motherhood

Full Hands

My 19-month-old refuses to hold my hand while we are out in public. She adores her big brother, always wants to be around him and do everything he does. The only way I can keep her nearby is to have them hold hands, and I hold my son’s hand. He, thankfully, still loves to hold my hand in public. I hope that never changes.

As they were playing in the kid area at the local mall, I couldn’t help but gaze at them as they played, so sweetly, together. My daughter would randomly walk up to him, rub his head, and lean in for a hug and a kiss. It is obvious they adore each other, though their sweet interactions can be hard to come by sometimes. He helps her maneuver her way around the dinosaurs and flowers and rocks, they hold hands and run and fall down together, laughing. There isn’t much that makes me happier than watching them play together.

We walk to our car, hand in hand in hand. “We made a choo-choo train,” my son giggles. He’s the middle car and his sister is the engine, even though he wants to be the engine, and I am the caboose. I tell him the middle car, for our train, is the most important one- the middle car keeps us together. He looks up at me, wide eyed and smiling, he likes being the one that keeps us together. He is the big brother, after all. He’s only four, he doesn’t know yet what a big responsibility that is going to be. I know that, as they grow together, he will become even more protective of her- and his future siblings- than he is already. And, I am thankful that he is the oldest, that he keeps us together and safe. He prides himself on being a big helper, always being there when I need an extra set of hands. He settles my fears and, though he tries my patience, he is my calm in this crazy storm.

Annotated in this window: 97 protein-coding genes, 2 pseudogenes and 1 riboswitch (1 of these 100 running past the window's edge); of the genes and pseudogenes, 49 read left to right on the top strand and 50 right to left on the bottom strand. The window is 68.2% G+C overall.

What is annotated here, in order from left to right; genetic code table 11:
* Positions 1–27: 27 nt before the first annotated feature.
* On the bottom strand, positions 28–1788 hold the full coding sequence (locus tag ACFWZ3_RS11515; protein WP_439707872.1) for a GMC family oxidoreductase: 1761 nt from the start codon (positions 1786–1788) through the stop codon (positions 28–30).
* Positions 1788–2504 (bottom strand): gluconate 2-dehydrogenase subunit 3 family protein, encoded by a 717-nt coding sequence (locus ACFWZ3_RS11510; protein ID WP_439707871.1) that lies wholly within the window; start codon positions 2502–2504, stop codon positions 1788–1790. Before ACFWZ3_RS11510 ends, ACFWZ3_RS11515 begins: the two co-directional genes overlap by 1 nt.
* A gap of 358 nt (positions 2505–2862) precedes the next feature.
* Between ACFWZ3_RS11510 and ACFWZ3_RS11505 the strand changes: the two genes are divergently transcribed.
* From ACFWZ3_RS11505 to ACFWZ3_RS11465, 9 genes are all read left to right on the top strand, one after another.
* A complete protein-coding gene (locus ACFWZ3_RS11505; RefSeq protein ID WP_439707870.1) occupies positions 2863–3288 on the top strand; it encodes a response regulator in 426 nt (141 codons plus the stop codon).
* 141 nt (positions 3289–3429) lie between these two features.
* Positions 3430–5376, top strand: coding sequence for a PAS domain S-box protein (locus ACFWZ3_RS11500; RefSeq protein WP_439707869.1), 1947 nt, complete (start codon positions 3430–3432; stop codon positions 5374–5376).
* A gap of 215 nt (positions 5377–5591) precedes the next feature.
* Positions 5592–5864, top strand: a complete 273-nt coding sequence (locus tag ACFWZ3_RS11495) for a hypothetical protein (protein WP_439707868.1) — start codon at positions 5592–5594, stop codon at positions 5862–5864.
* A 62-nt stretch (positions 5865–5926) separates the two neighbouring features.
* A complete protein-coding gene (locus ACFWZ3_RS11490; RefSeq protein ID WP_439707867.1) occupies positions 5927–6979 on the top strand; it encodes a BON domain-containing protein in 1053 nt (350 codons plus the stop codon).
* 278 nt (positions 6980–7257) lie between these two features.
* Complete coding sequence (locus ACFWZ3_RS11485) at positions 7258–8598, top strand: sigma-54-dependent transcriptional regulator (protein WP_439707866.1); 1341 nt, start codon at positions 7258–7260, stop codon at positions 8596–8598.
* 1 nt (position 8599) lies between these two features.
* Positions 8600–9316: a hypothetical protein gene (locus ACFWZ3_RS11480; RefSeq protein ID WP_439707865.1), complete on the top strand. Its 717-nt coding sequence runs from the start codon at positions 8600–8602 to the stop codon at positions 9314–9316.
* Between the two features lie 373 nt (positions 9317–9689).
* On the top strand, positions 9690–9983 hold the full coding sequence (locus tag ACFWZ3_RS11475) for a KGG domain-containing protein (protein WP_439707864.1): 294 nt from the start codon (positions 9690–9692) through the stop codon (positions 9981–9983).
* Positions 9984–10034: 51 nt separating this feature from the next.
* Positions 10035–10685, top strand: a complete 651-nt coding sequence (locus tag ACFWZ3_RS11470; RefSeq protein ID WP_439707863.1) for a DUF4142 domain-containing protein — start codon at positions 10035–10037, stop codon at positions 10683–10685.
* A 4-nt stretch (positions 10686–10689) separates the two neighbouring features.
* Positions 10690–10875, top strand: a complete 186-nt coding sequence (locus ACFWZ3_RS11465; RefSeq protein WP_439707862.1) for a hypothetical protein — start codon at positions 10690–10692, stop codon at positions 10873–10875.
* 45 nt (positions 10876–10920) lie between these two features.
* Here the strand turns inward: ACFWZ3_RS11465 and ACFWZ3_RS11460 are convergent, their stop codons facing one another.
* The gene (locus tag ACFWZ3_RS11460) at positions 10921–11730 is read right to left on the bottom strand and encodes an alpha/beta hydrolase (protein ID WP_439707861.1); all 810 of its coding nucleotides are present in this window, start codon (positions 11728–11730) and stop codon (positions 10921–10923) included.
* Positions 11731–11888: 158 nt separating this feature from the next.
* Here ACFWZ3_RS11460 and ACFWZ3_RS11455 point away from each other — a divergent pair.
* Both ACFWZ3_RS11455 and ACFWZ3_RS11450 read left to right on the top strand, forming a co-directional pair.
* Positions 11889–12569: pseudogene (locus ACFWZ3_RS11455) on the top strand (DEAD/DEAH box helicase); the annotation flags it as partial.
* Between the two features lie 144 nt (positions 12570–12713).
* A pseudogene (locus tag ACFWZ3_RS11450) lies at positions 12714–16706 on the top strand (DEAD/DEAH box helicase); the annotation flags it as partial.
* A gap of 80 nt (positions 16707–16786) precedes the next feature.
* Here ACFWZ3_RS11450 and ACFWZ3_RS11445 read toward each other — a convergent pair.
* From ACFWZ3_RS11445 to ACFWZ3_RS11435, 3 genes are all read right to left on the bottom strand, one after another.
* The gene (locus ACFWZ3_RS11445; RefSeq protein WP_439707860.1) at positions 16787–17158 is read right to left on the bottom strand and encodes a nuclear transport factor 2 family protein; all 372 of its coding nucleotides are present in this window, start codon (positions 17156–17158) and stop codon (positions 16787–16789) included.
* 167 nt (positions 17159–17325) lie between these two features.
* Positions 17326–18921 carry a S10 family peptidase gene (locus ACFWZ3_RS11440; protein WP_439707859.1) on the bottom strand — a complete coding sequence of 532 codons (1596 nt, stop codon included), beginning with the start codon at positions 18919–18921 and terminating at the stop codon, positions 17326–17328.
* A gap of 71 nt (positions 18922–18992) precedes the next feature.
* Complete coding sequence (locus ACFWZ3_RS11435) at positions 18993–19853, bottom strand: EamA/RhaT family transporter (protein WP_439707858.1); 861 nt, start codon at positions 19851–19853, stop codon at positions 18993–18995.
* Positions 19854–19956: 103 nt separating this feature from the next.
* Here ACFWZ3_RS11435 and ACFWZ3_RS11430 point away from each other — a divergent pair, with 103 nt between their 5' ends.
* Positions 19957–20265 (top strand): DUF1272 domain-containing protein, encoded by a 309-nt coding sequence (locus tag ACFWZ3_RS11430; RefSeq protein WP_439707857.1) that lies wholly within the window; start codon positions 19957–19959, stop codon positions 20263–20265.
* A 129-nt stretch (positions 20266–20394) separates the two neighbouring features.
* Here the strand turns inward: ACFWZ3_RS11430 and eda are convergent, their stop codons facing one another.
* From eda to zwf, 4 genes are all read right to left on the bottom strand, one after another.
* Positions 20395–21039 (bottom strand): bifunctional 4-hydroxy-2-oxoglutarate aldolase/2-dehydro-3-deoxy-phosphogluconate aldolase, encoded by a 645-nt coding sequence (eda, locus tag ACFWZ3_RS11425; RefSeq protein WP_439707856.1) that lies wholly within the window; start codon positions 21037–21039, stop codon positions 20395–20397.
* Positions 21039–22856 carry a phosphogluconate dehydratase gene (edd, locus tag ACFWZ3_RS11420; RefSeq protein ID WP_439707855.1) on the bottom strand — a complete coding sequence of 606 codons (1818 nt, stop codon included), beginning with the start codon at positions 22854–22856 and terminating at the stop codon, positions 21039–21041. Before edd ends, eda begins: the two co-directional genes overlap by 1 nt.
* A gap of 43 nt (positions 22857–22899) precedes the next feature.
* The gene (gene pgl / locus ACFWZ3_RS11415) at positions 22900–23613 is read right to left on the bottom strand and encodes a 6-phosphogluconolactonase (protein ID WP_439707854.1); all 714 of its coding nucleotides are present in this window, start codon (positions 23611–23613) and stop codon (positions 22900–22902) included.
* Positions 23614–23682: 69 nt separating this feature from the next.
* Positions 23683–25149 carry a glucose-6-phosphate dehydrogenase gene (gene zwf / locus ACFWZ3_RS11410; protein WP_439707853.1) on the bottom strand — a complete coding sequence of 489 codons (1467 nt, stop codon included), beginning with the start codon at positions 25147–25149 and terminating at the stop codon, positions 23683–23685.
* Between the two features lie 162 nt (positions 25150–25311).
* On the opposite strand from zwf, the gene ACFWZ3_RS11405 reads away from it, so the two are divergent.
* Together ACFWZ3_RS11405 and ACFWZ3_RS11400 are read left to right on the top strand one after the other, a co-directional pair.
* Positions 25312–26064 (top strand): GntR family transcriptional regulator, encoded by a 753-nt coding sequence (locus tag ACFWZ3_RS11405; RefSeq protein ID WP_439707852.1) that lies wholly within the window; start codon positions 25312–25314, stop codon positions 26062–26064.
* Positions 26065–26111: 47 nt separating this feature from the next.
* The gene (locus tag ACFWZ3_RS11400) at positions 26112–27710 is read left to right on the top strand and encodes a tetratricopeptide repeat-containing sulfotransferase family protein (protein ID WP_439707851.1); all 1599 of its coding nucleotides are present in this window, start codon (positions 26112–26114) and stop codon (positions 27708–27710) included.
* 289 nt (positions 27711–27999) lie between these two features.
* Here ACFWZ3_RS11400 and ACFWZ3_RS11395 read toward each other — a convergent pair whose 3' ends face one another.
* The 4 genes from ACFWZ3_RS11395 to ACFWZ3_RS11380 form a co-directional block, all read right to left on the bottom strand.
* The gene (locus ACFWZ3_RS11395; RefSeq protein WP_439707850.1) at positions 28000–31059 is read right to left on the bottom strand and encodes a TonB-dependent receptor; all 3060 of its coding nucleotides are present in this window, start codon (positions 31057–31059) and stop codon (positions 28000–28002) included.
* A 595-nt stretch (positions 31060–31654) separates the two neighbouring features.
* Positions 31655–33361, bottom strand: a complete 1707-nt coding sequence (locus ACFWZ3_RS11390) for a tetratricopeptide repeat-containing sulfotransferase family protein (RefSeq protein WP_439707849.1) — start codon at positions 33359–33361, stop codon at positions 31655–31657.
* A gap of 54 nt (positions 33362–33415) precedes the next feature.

I am in a constant battle with my brain and my heart about the future of our family. Are we done with two? Are we going to try for baby #3? #4? Can we handle that? Can I handle that? But the biggest question that weighs on my heart is whether or not another baby will disrupt what these two already have. Will one of them feel left out? Do we have to have four so that each kid has someone to play with? We know our family isn’t complete, that baby #3 is imminent. But when and am I ready loom in the back of my mind. I’m sure the anticipation will be far more dramatic than when baby #3 finally comes.

Motherhood is already hard. My hands are already full. I think about how I would possibly manage three different, tiny humans that all have different needs and still stay sane. I know it is possible, but there are times I am incredibly doubtful. Like when my toddler decides to run off in a completely different direction than her brother and I have to corral them both, with a huge bag on my shoulder. Or when I am carrying a tray full of food and relying on my preschooler to follow me with his sister in tow. It is when the present moment seems too big for me that all logic flies out of my head and I am left with staggering doubt and fear about my abilities to handle it all. 

As my little choo-choo train chugs its way to the car, I see myself in the near future with a baby strapped to my chest and two big kids walking hand in hand. I don’t give myself enough credit as a mom. I don’t acknowledge how capable I am or that there is enough grace to cover the fear that hangs heavy on my shoulders. I know that having three kids is possible, that corralling them in public will not be the death of me. In my head, I will still have a 19-month-old and a four-year-old when a new baby comes into our lives; I forget that they are growing and maturing faster than I can keep up with. It won’t be as hard as I am making it to be in my head, I will have helpers, especially my oldest, to be there for me when I need them.